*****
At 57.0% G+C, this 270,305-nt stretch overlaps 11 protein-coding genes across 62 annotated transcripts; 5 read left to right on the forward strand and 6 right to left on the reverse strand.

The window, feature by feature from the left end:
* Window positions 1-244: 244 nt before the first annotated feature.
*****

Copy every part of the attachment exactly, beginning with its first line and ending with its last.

At 57.0% G+C, this 270,305-nt stretch overlaps 11 protein-coding genes across 62 annotated transcripts; 5 read left to right on the forward strand and 6 right to left on the reverse strand.

The window, feature by feature from the left end:
* Window positions 1-244: 244 nt before the first annotated feature.